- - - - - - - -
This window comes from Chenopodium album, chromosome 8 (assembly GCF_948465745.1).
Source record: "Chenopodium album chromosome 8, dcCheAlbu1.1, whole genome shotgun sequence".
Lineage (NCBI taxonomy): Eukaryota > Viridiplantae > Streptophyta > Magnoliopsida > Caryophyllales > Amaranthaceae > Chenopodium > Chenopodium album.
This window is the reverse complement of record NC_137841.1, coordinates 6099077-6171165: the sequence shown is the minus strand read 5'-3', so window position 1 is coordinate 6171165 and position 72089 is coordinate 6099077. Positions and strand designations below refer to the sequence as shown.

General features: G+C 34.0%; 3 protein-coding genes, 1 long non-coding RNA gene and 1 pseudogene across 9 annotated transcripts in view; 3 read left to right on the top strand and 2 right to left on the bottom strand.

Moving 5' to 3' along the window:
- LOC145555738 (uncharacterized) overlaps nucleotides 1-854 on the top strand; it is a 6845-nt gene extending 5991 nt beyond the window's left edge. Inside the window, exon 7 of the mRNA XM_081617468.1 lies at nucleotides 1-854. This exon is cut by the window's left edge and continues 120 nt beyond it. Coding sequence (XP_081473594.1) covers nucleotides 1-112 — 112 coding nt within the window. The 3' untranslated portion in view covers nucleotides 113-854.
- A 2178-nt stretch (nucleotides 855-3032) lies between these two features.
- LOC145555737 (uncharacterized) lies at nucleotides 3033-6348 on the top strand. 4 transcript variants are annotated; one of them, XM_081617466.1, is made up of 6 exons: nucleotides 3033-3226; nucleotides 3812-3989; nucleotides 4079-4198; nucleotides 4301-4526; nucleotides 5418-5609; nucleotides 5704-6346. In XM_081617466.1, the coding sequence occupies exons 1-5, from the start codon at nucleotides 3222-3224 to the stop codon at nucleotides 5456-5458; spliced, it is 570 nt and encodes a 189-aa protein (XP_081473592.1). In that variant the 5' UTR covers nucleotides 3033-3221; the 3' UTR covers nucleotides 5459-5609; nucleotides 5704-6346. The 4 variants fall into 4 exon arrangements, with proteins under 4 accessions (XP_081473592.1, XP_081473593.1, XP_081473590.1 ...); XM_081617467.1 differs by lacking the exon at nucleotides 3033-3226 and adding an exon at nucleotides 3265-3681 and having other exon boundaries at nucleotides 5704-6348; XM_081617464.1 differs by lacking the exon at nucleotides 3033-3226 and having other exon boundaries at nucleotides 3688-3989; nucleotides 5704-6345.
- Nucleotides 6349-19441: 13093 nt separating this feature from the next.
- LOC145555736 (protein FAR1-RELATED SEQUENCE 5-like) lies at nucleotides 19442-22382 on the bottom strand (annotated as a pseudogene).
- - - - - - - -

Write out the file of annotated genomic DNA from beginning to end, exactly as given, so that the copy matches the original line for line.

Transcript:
This window comes from Chenopodium album, chromosome 8 (assembly GCF_948465745.1).
Source record: "Chenopodium album chromosome 8, dcCheAlbu1.1, whole genome shotgun sequence".
Lineage (NCBI taxonomy): Eukaryota > Viridiplantae > Streptophyta > Magnoliopsida > Caryophyllales > Amaranthaceae > Chenopodium > Chenopodium album.
This window is the reverse complement of record NC_137841.1, coordinates 6099077-6171165: the sequence shown is the minus strand read 5'-3', so window position 1 is coordinate 6171165 and position 72089 is coordinate 6099077. Positions and strand designations below refer to the sequence as shown.

General features: G+C 34.0%; 3 protein-coding genes, 1 long non-coding RNA gene and 1 pseudogene across 9 annotated transcripts in view; 3 read left to right on the top strand and 2 right to left on the bottom strand.

Moving 5' to 3' along the window:
- LOC145555738 (uncharacterized) overlaps nucleotides 1-854 on the top strand; it is a 6845-nt gene extending 5991 nt beyond the window's left edge. Inside the window, exon 7 of the mRNA XM_081617468.1 lies at nucleotides 1-854. This exon is cut by the window's left edge and continues 120 nt beyond it. Coding sequence (XP_081473594.1) covers nucleotides 1-112 — 112 coding nt within the window. The 3' untranslated portion in view covers nucleotides 113-854.
- A 2178-nt stretch (nucleotides 855-3032) lies between these two features.
- LOC145555737 (uncharacterized) lies at nucleotides 3033-6348 on the top strand. 4 transcript variants are annotated; one of them, XM_081617466.1, is made up of 6 exons: nucleotides 3033-3226; nucleotides 3812-3989; nucleotides 4079-4198; nucleotides 4301-4526; nucleotides 5418-5609; nucleotides 5704-6346. In XM_081617466.1, the coding sequence occupies exons 1-5, from the start codon at nucleotides 3222-3224 to the stop codon at nucleotides 5456-5458; spliced, it is 570 nt and encodes a 189-aa protein (XP_081473592.1). In that variant the 5' UTR covers nucleotides 3033-3221; the 3' UTR covers nucleotides 5459-5609; nucleotides 5704-6346. The 4 variants fall into 4 exon arrangements, with proteins under 4 accessions (XP_081473592.1, XP_081473593.1, XP_081473590.1 ...); XM_081617467.1 differs by lacking the exon at nucleotides 3033-3226 and adding an exon at nucleotides 3265-3681 and having other exon boundaries at nucleotides 5704-6348; XM_081617464.1 differs by lacking the exon at nucleotides 3033-3226 and having other exon boundaries at nucleotides 3688-3989; nucleotides 5704-6345.
- Nucleotides 6349-19441: 13093 nt separating this feature from the next.
- LOC145555736 (protein FAR1-RELATED SEQUENCE 5-like) lies at nucleotides 19442-22382 on the bottom strand (annotated as a pseudogene).